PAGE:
Imagine for a moment what it would be like to suddenly experience a sense of overwhelming anxiety. Your heart races as you begin to excessively sweat. Your body shakes and trembles as you find it difficult to breathe. Your chest tightens and you start to feel nauseous. You are embarrassed that others will notice your symptoms. You begin to fear that you will completely lose control of yourself. You wonder if you are having a heart attack or if you are possibly going insane.

Better response: “You are doing the best you can.”

As someone who is not experiencing these symptoms, it may appear as if the person is just overacting. However, this imaginary scenario is reality for many people with panic disorder. If you are ever around someone who is experiencing overwhelming anxiety or a panic attack, one of the most helpful things you can do is remain encouraging. Let the person know that you believe in his or her ability to work through the panic.

4
“You need to just face you fears to get over them.”

It is not uncommon to mistakenly believe that a person with panic disorder should force themselves into feared situations. However, making panic sufferers unwillingly face his or her fears is rarely effective. Contrary to this false belief, pushing a person into a feared situation often backfires. Facing fears when unprepared to deal with them can actually lead to increased anxiety and avoidance behaviors.

Better response: “Take it at your own pace.”

Many people with panic disorder develop a phobia known as agoraphobia. This separate mental health condition involves a fear of having panic attacks in places that it would be difficult and/or humiliating to escape from. When it comes to facing feared situations, a person with panic disorder with or without agoraphobia should practice gradual exposure. By slowly learning to deal with anxiety-provoking situations, the person can build his or her sense of self-reliance and learn how to effectively cope with fears one step at a time.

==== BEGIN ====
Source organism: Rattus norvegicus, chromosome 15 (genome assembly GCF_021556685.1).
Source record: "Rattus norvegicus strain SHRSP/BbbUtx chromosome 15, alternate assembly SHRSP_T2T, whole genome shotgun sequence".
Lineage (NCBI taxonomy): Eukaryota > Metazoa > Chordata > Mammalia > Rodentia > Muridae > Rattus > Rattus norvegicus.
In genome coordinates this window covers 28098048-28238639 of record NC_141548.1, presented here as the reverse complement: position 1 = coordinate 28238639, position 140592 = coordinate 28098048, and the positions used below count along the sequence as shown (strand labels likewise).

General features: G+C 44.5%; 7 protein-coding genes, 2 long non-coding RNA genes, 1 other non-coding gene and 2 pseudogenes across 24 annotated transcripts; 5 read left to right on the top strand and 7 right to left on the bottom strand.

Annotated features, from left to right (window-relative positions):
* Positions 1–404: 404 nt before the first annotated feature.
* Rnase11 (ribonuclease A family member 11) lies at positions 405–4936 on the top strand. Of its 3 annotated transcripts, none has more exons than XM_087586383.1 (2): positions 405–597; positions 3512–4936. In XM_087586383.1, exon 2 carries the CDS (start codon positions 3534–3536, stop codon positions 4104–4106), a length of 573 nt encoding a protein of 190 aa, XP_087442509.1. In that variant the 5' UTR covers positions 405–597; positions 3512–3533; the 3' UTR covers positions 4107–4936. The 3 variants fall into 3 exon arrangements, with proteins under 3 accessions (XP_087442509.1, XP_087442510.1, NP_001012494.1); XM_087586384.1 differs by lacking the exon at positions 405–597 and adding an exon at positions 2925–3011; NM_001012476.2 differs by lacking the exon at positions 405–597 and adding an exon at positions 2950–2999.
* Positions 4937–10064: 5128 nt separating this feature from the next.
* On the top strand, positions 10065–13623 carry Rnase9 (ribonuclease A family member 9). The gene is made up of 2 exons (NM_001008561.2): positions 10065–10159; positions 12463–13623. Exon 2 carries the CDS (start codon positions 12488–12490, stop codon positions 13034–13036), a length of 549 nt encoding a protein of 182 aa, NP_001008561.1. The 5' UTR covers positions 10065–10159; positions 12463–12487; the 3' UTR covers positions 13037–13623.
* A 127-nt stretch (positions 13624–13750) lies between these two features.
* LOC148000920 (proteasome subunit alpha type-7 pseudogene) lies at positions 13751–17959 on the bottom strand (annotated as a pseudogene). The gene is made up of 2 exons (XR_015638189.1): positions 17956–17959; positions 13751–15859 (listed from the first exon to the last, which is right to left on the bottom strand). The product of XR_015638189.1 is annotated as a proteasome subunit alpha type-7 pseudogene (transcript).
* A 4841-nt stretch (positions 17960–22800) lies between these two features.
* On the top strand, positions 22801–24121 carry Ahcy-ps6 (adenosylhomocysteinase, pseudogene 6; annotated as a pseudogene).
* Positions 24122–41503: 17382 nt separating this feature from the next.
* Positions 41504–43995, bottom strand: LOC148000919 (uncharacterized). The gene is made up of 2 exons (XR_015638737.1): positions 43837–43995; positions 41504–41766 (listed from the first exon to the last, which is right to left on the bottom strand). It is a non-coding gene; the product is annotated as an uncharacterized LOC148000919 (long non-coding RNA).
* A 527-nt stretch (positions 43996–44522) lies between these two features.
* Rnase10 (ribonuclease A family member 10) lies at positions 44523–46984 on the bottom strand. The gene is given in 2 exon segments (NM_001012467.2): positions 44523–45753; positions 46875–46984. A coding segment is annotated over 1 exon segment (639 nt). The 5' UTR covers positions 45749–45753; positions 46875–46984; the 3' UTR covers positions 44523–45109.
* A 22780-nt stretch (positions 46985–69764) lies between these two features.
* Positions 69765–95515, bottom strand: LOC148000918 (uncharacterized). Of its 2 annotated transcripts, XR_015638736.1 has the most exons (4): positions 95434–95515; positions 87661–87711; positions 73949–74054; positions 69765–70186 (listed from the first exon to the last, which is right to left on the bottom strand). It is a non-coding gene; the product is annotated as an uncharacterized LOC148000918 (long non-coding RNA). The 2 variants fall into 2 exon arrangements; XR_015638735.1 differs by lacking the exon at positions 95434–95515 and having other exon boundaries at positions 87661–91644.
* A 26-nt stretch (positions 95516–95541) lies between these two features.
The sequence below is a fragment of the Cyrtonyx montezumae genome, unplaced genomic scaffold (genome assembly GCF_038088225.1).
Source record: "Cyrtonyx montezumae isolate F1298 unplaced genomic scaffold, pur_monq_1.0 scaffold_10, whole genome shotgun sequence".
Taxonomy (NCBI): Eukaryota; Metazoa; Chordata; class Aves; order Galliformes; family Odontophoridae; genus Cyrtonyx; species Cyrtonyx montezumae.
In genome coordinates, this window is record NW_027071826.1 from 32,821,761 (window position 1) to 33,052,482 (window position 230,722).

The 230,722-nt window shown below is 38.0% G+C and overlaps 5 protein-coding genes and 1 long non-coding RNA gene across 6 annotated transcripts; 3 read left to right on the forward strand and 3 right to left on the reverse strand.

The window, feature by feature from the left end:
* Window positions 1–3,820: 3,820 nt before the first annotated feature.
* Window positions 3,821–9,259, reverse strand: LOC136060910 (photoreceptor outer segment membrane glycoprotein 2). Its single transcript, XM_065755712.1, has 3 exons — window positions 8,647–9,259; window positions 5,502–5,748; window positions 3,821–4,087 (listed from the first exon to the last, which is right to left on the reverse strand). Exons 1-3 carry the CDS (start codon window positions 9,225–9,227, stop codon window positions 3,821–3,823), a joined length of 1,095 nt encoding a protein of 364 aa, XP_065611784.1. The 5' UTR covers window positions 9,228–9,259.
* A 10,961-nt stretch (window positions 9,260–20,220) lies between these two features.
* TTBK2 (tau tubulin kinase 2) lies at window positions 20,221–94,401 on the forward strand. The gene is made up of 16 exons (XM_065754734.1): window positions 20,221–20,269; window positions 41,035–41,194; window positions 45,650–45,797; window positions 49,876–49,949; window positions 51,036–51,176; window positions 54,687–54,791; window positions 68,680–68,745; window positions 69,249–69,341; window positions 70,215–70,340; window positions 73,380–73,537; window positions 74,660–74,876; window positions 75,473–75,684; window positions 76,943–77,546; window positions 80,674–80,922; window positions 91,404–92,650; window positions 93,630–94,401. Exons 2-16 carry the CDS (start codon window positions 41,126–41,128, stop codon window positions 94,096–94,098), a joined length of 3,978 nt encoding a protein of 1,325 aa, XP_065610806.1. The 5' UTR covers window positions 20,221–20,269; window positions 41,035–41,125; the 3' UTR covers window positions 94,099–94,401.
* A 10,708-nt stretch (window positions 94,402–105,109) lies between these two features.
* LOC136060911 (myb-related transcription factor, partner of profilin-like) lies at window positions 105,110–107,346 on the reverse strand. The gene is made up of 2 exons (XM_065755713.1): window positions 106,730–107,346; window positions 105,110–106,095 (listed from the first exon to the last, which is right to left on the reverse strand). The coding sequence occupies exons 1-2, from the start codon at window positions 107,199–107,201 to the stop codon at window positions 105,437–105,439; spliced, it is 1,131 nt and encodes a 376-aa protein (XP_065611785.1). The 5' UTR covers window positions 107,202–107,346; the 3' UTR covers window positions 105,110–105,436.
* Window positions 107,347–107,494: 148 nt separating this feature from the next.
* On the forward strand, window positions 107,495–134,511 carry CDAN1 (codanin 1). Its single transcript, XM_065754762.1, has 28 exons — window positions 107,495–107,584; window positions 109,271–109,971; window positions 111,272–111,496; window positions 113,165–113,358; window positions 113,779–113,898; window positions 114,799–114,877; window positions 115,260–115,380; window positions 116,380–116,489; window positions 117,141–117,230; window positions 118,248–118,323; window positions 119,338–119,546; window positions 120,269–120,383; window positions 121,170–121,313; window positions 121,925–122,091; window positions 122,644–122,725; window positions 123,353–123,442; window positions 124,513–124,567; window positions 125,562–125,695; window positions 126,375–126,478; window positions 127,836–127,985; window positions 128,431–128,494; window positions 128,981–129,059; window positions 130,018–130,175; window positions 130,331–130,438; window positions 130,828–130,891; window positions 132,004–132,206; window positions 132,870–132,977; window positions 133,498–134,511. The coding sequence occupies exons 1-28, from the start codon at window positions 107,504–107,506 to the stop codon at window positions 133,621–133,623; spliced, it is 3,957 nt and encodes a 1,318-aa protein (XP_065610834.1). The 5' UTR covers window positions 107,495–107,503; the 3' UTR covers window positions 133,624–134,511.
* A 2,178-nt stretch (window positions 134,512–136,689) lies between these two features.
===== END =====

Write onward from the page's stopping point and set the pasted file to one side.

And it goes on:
5
“You are ruining things.”

If your loved one has a panic attack that impacts your plans, you may feel understandably upset. However, shaming the person for his or her panic symptoms will only cause more feelings of hurt and embarrassment. People with panic disorder are already prone to feeling ashamed about their symptoms. The person will only experience added stress and guilt if you point this out to him or her.

Better response: “I know this is difficult.”

Instead of insulting and attacking your loved one, try to respond to her empathetically. Express that you understand how challenging it must be for him to get through these panic attacks. Even if you are feeling disappointed, saying hurtful statements will not make the situation better. Try to remain empathetic and understanding to the panic sufferer’s struggle.

Whether intentional or not, your words can hurt, aggravate, and cause a great deal of stress to a person with panic disorder. If you are around someone who is having a panic attack, you can be helpful by remaining positive, understanding, and supportive. Try to choose your words wisely and think compassionately when speaking to someone with panic disorder.